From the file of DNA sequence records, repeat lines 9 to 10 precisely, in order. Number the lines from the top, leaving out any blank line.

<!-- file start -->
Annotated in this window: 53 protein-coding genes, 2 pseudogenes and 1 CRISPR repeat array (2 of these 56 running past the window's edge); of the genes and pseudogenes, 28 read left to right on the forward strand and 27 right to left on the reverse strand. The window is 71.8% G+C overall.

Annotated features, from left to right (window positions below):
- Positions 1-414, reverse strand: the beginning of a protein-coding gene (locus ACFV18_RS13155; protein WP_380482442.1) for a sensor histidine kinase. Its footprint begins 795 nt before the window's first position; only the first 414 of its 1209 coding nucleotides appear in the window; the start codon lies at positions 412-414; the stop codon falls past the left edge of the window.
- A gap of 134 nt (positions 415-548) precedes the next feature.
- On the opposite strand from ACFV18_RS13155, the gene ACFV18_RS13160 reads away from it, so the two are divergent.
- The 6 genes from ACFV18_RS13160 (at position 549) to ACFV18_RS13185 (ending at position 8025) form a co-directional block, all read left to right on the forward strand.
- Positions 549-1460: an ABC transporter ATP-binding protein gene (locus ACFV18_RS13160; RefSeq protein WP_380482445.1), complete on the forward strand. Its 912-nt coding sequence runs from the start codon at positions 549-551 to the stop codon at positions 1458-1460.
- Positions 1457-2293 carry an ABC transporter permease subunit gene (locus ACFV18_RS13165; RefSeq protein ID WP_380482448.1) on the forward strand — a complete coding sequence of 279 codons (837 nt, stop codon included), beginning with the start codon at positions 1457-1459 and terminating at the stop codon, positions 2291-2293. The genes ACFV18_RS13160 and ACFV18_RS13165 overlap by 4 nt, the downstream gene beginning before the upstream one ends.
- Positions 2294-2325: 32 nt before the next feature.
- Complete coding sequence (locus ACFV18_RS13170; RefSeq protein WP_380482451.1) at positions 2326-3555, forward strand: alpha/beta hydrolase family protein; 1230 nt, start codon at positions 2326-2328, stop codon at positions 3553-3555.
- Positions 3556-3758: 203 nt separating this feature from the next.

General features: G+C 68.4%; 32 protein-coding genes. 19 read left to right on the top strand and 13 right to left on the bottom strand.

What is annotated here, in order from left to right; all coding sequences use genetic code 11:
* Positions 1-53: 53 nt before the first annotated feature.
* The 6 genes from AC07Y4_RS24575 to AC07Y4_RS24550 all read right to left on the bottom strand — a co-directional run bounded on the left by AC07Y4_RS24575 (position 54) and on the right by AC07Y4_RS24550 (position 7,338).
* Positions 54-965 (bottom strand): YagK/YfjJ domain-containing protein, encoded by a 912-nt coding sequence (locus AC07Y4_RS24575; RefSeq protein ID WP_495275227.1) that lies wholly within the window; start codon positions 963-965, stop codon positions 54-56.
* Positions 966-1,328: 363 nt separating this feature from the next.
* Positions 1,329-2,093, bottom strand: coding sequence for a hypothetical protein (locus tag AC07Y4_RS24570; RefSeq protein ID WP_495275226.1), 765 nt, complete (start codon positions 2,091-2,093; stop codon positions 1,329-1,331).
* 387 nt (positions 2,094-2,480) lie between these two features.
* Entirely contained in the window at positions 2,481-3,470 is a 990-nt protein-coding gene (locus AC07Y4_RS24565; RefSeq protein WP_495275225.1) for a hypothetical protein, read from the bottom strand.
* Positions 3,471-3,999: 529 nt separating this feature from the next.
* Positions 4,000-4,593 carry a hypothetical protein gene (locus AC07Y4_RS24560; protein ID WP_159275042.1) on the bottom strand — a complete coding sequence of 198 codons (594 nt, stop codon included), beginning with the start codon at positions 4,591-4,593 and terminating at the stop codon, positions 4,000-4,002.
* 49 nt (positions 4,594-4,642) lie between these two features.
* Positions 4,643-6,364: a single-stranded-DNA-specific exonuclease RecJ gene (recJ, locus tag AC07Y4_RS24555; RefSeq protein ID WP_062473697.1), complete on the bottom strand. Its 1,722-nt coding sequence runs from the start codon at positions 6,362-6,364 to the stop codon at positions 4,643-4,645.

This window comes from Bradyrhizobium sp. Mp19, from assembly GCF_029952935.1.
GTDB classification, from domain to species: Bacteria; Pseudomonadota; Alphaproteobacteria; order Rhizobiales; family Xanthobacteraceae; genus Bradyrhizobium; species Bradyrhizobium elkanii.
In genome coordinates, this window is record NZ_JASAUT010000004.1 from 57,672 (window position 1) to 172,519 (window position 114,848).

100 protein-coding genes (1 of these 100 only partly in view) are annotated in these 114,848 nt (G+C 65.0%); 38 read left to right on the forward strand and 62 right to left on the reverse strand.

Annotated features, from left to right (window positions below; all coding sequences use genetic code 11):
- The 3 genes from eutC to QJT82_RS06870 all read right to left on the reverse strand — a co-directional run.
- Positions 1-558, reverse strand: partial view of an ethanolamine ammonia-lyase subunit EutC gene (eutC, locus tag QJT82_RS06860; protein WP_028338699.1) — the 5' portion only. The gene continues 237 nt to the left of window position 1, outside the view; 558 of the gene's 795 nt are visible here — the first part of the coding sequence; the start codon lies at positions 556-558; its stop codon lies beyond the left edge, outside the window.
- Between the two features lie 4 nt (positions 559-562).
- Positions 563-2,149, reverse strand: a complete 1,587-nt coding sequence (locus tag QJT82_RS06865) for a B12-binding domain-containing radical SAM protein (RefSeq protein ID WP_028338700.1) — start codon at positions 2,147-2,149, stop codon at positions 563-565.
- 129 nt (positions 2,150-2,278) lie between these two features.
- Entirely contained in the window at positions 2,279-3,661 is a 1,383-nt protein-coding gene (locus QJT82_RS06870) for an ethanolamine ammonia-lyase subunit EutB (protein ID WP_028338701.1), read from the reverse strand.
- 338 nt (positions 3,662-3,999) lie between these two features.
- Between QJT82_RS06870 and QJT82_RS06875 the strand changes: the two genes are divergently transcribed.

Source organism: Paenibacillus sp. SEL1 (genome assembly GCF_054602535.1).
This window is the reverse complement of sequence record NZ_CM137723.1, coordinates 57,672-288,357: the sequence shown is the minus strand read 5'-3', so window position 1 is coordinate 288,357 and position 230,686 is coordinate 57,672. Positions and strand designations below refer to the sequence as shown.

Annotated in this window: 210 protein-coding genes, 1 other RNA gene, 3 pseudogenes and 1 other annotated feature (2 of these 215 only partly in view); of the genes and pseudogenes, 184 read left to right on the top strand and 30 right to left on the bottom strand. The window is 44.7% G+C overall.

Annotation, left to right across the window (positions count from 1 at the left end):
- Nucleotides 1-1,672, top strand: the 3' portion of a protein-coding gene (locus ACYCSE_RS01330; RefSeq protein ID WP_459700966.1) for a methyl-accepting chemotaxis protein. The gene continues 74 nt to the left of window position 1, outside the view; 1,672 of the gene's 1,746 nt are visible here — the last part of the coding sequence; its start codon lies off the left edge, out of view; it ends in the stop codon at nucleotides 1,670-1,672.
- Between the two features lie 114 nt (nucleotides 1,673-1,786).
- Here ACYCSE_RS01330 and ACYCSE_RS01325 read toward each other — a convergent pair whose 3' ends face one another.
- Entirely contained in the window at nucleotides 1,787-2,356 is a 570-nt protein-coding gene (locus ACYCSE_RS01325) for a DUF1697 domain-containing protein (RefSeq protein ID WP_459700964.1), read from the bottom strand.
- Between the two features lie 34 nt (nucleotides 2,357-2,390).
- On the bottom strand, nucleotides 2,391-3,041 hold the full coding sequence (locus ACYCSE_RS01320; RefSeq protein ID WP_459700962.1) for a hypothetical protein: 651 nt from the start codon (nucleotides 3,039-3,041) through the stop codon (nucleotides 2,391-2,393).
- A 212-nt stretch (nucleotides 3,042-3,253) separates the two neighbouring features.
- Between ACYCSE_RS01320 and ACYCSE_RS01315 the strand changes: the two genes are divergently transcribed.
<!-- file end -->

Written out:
- Positions 2294-2325: 32 nt before the next feature.
- Complete coding sequence (locus ACFV18_RS13170; RefSeq protein WP_380482451.1) at positions 2326-3555, forward strand: alpha/beta hydrolase family protein; 1230 nt, start codon at positions 2326-2328, stop codon at positions 3553-3555.